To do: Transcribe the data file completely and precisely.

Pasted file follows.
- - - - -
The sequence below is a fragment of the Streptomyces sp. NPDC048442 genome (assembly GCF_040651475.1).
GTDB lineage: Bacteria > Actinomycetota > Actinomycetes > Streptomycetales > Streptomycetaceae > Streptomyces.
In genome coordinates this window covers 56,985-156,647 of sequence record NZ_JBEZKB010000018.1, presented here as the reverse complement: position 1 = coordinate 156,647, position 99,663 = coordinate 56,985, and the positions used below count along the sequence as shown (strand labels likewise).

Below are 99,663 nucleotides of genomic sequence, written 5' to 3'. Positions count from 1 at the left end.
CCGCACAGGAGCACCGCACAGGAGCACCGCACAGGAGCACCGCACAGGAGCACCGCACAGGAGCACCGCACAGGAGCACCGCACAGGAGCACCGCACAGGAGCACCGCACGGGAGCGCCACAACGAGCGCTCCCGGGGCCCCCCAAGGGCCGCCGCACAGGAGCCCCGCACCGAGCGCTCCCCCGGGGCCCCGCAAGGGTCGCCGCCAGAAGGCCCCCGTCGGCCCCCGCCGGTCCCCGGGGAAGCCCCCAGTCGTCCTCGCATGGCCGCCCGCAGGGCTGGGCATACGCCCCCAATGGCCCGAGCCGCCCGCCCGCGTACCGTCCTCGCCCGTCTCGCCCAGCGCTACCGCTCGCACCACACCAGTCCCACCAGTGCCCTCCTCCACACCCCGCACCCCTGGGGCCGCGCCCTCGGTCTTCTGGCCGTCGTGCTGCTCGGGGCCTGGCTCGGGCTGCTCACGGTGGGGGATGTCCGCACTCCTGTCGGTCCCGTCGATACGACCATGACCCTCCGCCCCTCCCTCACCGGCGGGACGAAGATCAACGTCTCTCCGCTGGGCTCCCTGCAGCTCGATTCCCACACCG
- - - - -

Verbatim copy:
The sequence below is a fragment of the Streptomyces sp. NPDC048442 genome (assembly GCF_040651475.1).
GTDB lineage: Bacteria > Actinomycetota > Actinomycetes > Streptomycetales > Streptomycetaceae > Streptomyces.
In genome coordinates this window covers 56,985-156,647 of sequence record NZ_JBEZKB010000018.1, presented here as the reverse complement: position 1 = coordinate 156,647, position 99,663 = coordinate 56,985, and the positions used below count along the sequence as shown (strand labels likewise).

Below are 99,663 nucleotides of genomic sequence, written 5' to 3'. Positions count from 1 at the left end.
CCGCACAGGAGCACCGCACAGGAGCACCGCACAGGAGCACCGCACAGGAGCACCGCACAGGAGCACCGCACAGGAGCACCGCACAGGAGCACCGCACAGGAGCACCGCACGGGAGCGCCACAACGAGCGCTCCCGGGGCCCCCCAAGGGCCGCCGCACAGGAGCCCCGCACCGAGCGCTCCCCCGGGGCCCCGCAAGGGTCGCCGCCAGAAGGCCCCCGTCGGCCCCCGCCGGTCCCCGGGGAAGCCCCCAGTCGTCCTCGCATGGCCGCCCGCAGGGCTGGGCATACGCCCCCAATGGCCCGAGCCGCCCGCCCGCGTACCGTCCTCGCCCGTCTCGCCCAGCGCTACCGCTCGCACCACACCAGTCCCACCAGTGCCCTCCTCCACACCCCGCACCCCTGGGGCCGCGCCCTCGGTCTTCTGGCCGTCGTGCTGCTCGGGGCCTGGCTCGGGCTGCTCACGGTGGGGGATGTCCGCACTCCTGTCGGTCCCGTCGATACGACCATGACCCTCCGCCCCTCCCTCACCGGCGGGACGAAGATCAACGTCTCTCCGCTGGGCTCCCTGCAGCTCGATTCCCACACCG